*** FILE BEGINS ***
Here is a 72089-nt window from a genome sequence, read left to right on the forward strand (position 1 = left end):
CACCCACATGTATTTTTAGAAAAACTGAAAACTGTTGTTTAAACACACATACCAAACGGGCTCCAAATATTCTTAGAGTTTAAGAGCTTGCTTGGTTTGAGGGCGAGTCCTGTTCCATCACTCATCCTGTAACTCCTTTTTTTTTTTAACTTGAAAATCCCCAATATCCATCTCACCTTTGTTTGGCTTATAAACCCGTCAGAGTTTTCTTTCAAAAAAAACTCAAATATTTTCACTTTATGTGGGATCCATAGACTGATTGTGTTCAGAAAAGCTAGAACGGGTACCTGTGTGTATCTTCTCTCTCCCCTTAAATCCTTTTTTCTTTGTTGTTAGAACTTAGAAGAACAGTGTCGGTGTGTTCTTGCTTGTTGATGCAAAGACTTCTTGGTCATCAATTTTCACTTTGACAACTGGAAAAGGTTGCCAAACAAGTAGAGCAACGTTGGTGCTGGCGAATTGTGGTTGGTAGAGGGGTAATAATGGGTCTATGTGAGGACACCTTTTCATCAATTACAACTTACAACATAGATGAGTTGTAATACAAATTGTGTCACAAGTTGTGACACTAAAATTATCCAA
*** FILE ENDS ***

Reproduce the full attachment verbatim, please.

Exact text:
Here is a 72089-nt window from a genome sequence, read left to right on the forward strand (position 1 = left end):
CACCCACATGTATTTTTAGAAAAACTGAAAACTGTTGTTTAAACACACATACCAAACGGGCTCCAAATATTCTTAGAGTTTAAGAGCTTGCTTGGTTTGAGGGCGAGTCCTGTTCCATCACTCATCCTGTAACTCCTTTTTTTTTTTAACTTGAAAATCCCCAATATCCATCTCACCTTTGTTTGGCTTATAAACCCGTCAGAGTTTTCTTTCAAAAAAAACTCAAATATTTTCACTTTATGTGGGATCCATAGACTGATTGTGTTCAGAAAAGCTAGAACGGGTACCTGTGTGTATCTTCTCTCTCCCCTTAAATCCTTTTTTCTTTGTTGTTAGAACTTAGAAGAACAGTGTCGGTGTGTTCTTGCTTGTTGATGCAAAGACTTCTTGGTCATCAATTTTCACTTTGACAACTGGAAAAGGTTGCCAAACAAGTAGAGCAACGTTGGTGCTGGCGAATTGTGGTTGGTAGAGGGGTAATAATGGGTCTATGTGAGGACACCTTTTCATCAATTACAACTTACAACATAGATGAGTTGTAATACAAATTGTGTCACAAGTTGTGACACTAAAATTATCCAA